Are you still going to do the two days here and three days at the ranch?

No, no. Right now, my daughter's a junior in high school so she's driving herself, and she knows I'm there for her a million percent but it's not like I have to be packing her lunch. We have an amazing staff in Santa Barbara and I have a house in Malibu. I need to be here. The most important thing is the company. I want everybody to feel that I'm accessible and that I'm here. 

What about the horses?

The horses have people to take care of them. 

This was your idea, not Tom's? He didn’t say he wanted you to be here more days?

No.

He doesn’t care?

He would never.

The whole time the Disney acquisition was pending, of course, you were thinking you were going be part of the merged company. 

Oh, it was in The New York Times business section the Sunday before [they said they were shuttering Fox 2000]. They had all the little divisions and you could see--there it was.

And out of the blue they called you in and said, actually, cancel?

Yeah.

I'm assuming the two Alans were very apologetic about how you had been misled.

No. We didn’t really get into that.

Really? I would've thought they'd be like, “Sorry--we told you you’re staying but we're not keeping you.”

No. There wasn't looking back. 

You must have been gob-smacked.

My first instinct was to protect the filmmakers and the projects. I went into this weird survival mode. Like, OK, well, you know, we have this movie called News of the World that Paul Greengrass is gonna direct, and Tom Hanks wants to star in it, and they're saving their slot for September for this movie, and you guys need to either make it or tell them they can have it back because these are people you respect, and you need to treat them right, and it's a wonderful script. And so that's what I did. [Disney released a number of projects, including News of the World, now at Universal.]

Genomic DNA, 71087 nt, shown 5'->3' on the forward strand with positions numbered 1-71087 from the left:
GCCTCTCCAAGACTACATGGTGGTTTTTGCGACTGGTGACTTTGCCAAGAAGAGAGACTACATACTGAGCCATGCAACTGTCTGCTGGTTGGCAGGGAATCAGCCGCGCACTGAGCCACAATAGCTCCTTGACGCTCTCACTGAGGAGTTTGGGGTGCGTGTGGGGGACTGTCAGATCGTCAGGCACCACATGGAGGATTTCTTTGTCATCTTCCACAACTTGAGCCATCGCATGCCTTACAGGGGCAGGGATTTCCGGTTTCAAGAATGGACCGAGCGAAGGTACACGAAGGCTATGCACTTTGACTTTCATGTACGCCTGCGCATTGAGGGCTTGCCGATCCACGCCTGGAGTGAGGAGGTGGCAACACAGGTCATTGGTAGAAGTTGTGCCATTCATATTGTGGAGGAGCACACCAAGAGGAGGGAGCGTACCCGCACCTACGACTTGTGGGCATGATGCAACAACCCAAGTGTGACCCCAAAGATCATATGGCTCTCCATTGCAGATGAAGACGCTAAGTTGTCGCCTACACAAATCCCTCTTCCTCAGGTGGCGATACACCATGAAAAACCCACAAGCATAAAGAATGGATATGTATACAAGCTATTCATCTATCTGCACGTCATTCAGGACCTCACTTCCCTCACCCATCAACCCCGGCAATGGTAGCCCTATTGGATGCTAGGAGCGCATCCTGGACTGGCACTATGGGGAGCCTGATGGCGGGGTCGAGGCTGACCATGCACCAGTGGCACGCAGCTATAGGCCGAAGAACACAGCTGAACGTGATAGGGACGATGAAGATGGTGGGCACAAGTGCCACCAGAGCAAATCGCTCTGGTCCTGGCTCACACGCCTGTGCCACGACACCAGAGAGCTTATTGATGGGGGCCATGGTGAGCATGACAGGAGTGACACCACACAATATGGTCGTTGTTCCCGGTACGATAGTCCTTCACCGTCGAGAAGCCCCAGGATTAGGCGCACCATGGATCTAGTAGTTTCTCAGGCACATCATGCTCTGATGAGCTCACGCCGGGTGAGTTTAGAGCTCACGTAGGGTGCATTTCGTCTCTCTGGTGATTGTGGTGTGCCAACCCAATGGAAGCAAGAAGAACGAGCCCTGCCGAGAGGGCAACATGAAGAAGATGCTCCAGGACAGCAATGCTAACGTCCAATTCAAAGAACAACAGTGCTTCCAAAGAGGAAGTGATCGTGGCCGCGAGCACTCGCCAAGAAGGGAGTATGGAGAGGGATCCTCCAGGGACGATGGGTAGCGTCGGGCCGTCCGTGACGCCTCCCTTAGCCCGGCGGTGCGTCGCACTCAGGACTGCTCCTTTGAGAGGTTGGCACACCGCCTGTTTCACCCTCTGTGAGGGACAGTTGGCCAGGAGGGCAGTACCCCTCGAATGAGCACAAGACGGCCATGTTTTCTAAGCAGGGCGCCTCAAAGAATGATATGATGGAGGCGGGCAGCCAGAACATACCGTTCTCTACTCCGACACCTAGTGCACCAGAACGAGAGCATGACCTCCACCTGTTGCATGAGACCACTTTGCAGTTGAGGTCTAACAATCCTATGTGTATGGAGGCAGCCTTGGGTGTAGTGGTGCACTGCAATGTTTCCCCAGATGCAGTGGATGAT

I was trying to be respectful, and we had three movies still that were in post, so I needed to be professional. And I have to say that Alan Horn and Alan Bergman were incredibly gracious and kind in everything that I've dealt with them on. 

And when I told my staff, I was not crying. I said, “You guys, you know what? We're holding our heads high. We're professionals. That's what we always have been.” 

Everybody came to our bungalow. Like, the Searchlight guys were there, the main division guys were there, the marketing people were there, the distribution people were there. Everybody came. Producers came. Everybody just came and hung out with us. 

A lot of people thought it would be Paramount that would bring you in.

Well, I love Jim and I consider him a dear friend. Words can barely speak my admiration for him and for everything that he's achieved in his career and the way he treats people, the way he cares about people. It was a really difficult decision but this particular configuration only worked here. 

Is it because of HarperCollins?

HarperCollins was a lot of it, yeah. . . I just knew the depth of that company because we had been part of the same company. But it doesn’t mean that I don't have the same relationships with Penguin and Putnam because we do. We have properties from all those places. And this deal allows us to buy material from any publishing house. Fiction, non-fiction, magazine articles--anything we want. We're not limited to HarperCollins and we're not limited to books, either. We can do a musical that's based on nothing tomorrow. We can do anything. 

We also have the ability to do things for streaming services and television, which I haven’t even begun to explore yet. That's part of this deal and that was really exciting to all of us and essential for HarperCollins, also. I think any publishing house would say the same thing, because today's world is different.

Very different.

A lot of the material that we would've thought without question could be a theatrical feature--I mean, this is old news but sometimes things will have a bigger and better life if they're on a streaming service. You have a lot less pressure to have an opening weekend against a monster movie.

The days when we opened Devil Wears Prada on Fourth of July weekend and it worked because it was counterprogramming--that's really hard to do now. You have to have a very special property, a very special film to do that. And it’s hard to get a young adult audience to go out to theaters the way it didn’t used to be.